A new survey shows that most Israeli couples are unaware of the existence of a special pre-nuptial agreement, which prevents a woman from eventually becoming an aguna - a woman whose husband denies her a get (religious divorce ) and can, therefore not remarry.
This pre-nuptial agreement, which has existed for 37 years and must be signed before a marriage registrar, nullifies the halakhic requirement that a man must agree to his wife's divorce request for it to be fulfilled. Since most Israelis are unaware of the existence of this pre-nuptial agreement, it is rarely signed or exercised.
Of the couples who participated in the survey conducted by the Sarid Institute for Research Services, 75 percent said they would have signed the pre-nuptial agreement had they known of its existence before they married. Those who said they would not have signed the agreement said they thought it would damage the romance and trust existing between them.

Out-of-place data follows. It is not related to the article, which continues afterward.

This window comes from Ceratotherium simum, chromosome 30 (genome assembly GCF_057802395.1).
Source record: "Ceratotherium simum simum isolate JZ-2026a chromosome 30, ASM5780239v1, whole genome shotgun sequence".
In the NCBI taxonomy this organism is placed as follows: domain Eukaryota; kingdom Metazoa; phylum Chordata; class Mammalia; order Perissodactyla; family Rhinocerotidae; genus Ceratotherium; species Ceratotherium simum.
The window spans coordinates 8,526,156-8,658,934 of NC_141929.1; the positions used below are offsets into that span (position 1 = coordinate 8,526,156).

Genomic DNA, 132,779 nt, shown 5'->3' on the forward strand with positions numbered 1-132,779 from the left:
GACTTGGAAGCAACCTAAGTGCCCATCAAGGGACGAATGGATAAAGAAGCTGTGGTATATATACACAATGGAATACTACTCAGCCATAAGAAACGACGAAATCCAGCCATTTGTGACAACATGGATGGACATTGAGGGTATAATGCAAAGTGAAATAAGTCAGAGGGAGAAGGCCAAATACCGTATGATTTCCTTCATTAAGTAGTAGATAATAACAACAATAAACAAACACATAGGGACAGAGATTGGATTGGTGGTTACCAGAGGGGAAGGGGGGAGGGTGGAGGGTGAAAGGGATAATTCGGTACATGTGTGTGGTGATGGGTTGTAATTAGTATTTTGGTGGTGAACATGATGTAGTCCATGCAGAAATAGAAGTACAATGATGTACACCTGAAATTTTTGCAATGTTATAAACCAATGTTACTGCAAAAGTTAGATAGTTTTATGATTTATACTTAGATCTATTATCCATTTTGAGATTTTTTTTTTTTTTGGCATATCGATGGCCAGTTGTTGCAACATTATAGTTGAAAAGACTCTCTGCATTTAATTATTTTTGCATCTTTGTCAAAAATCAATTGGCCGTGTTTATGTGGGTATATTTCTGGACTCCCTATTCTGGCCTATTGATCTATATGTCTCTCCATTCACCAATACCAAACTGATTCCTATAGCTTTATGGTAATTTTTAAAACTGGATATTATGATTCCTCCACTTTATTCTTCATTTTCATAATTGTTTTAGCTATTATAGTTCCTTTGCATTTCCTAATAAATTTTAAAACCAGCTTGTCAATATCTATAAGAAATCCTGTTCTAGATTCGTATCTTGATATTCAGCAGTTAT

Religiously observant and ultra-Orthodox couples responded in the survey that they were aware of the agreement's existence but would not sign it for religious reasons.
The survey was initiated by MK Gila Gamlier, a deputy minister the the Prime Minister's Office. "The picture that emerges from the survey is disturbing," she told Haaretz.
According to changes enacted in 1973, marriage registrars are required to explain the agreement to any couple planning to marry, as well as the ramifications of not signing it. The halakhic demand that both spouses agree to divorce has proven fertile ground for blackmail, and in many cases, the spouse opposed to divorce has demanded vast chunks of the couple's shared property in exchange for his or her agreement.
The Fast of Esther, which is commemorated today, has been designated a day for recognizing agunot in Israel. Earlier in the week, the Knesset held a discussion on how to expand public awareness of the pre-nuptial agreement.
The exact number of agunot in Israel is unknown. The rabbinical courts reported that in 2009, another 53 new cases of refused divorce requests were registered. Civil society organizations say that as many as 100,000 women in Israel are trapped by their husbands in marriages they no longer want. The organizations explain that most such cases never even make it as far as the rabbinical courts.
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